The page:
I dunno. Is there some sort of middle ground? Every year for 10 years, then reevaluate? Or every other year for 20 years?

  • Great, warm, wonderful piece, Greg. And while it may be asking too much to have an annual Hall of Fame induction (there really wouldn’t be enough guys to induct), it is not too much to ask for an annual day devoted in some way to honoring the Mets’ past, whether it be an Old Timer’s Day or a commemorative anniversary or whatever. There are signs that the Mets may be beginning to realize that there is a value to such things even if it is difficult for accountants to measure it.

    • I’d be comfortable with one day/night a year devoted to Mets recognition, not necessarily HOF (like Ralph Kiner night or 40th anniversary of ’69) but I think the Hall needs to gain traction as a tradition, so I’d commit to it as an annual event for the next five years at least. This was probably the largest class they’re going to have in a while. Two people per year — players, managers, organists — would be sufficient. Continue to make a day of it. It’s too good an idea and has too lovely a physical repository to let fade again.

      • Inside Pitcher

        I’d be good with one player a year plus an achievement award every couple of years, in order to recognize people like Jane Jarvis whom you wouldn’t put into the HOF but who are nonetheless part of Mets history.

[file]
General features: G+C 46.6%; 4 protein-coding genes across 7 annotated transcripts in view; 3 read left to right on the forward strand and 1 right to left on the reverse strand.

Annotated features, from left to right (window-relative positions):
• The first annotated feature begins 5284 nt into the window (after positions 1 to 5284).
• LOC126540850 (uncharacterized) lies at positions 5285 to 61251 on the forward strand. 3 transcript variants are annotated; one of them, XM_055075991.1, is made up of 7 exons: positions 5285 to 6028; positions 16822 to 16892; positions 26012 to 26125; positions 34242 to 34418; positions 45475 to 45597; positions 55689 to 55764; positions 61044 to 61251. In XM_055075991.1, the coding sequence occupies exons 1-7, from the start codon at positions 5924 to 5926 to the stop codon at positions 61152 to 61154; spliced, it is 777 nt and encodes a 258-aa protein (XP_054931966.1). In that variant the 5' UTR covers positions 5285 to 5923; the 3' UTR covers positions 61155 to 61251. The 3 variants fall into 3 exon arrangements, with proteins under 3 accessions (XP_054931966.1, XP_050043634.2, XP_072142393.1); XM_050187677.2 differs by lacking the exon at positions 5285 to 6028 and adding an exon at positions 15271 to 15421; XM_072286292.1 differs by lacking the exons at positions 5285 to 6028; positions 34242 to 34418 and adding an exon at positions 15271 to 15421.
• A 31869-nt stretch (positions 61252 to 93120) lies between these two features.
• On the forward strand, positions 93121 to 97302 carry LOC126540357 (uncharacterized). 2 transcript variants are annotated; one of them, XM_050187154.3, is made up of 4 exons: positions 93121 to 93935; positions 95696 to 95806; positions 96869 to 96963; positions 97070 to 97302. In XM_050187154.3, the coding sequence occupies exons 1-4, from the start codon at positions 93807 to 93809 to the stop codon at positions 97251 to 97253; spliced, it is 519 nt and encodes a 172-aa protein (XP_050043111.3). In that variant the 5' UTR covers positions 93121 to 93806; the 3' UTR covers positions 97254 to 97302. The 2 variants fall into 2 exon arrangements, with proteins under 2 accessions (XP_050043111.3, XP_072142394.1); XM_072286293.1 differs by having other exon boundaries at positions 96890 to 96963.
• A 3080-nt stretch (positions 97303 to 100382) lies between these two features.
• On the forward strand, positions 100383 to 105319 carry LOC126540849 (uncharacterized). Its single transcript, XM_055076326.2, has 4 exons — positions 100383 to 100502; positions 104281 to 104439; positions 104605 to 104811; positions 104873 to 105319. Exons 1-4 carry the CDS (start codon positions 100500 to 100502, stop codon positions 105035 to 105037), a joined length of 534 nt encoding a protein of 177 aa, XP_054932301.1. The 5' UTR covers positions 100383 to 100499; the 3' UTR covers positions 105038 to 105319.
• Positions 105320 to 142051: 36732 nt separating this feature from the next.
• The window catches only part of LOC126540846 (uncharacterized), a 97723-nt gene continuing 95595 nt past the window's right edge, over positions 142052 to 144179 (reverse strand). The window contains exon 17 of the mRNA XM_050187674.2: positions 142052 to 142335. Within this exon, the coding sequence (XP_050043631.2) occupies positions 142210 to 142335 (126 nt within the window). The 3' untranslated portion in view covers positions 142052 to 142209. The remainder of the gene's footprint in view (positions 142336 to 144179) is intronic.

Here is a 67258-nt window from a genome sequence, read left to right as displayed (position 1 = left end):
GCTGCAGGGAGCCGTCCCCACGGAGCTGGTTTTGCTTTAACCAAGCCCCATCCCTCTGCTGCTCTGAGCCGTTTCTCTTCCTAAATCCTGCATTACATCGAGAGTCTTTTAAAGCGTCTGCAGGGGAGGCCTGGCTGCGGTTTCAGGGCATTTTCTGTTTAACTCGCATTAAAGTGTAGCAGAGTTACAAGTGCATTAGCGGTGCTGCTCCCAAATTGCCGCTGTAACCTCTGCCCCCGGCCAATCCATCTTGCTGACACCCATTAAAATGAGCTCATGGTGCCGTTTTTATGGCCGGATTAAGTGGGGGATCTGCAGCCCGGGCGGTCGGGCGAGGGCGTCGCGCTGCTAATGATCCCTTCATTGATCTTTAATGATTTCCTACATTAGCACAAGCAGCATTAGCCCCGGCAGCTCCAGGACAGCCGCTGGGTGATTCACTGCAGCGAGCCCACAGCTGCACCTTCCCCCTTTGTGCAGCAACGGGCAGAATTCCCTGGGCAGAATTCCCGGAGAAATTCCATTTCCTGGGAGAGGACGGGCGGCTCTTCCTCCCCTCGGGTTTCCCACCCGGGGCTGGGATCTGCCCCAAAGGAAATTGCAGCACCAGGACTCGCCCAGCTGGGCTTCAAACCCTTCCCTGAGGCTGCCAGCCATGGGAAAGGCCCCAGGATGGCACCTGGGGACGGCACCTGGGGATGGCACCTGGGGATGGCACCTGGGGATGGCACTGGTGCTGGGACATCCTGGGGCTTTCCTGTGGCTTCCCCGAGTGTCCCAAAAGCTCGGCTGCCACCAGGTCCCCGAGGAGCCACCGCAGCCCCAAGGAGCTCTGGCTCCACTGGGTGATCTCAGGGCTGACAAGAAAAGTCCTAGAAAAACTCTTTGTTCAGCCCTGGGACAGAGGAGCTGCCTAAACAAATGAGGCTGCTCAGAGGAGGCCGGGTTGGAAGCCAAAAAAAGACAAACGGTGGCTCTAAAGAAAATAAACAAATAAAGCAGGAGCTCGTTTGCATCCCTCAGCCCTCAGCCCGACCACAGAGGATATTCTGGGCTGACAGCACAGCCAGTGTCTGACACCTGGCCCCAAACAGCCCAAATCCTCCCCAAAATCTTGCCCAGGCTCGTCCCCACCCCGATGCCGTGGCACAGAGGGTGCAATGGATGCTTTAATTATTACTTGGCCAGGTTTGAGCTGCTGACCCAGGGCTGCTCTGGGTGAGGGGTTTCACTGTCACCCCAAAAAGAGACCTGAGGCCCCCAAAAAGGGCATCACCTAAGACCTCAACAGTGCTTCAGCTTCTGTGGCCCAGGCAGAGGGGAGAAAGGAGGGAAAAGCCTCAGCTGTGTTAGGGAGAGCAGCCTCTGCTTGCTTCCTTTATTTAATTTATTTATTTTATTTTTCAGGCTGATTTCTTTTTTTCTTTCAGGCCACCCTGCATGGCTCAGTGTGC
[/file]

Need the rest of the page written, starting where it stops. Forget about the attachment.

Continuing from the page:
• karol dondero

    Even better…… when Doc visited the booth during the game. I have never seen Ron Darling
    that animated! He was like a little kid seeing his boyhood friend again after 20 years. Apparently
    Darling charted Doc’s pitches ( do current pitchers still do this?).
    Would love to see Kevin Burkhardt interview Darling to get his viewpoint.
    Great day- brought a tear to my eye when Doc came out onto the field…….

    • I recorded and watched the visits to the booth. You’re right about Doc and Darling. I never pictured them having more than a working relationship. It was great to listen to No. 1 and No. 2 starters on the best Mets team ever throw off sparks.

  • CharlieH

    Great ceremony. It was great to be acknowledged by the greats: the WERE listening!

    A quibble: where was Seaver?

    • Well, I know Ed Kranepool was in the Hamptons…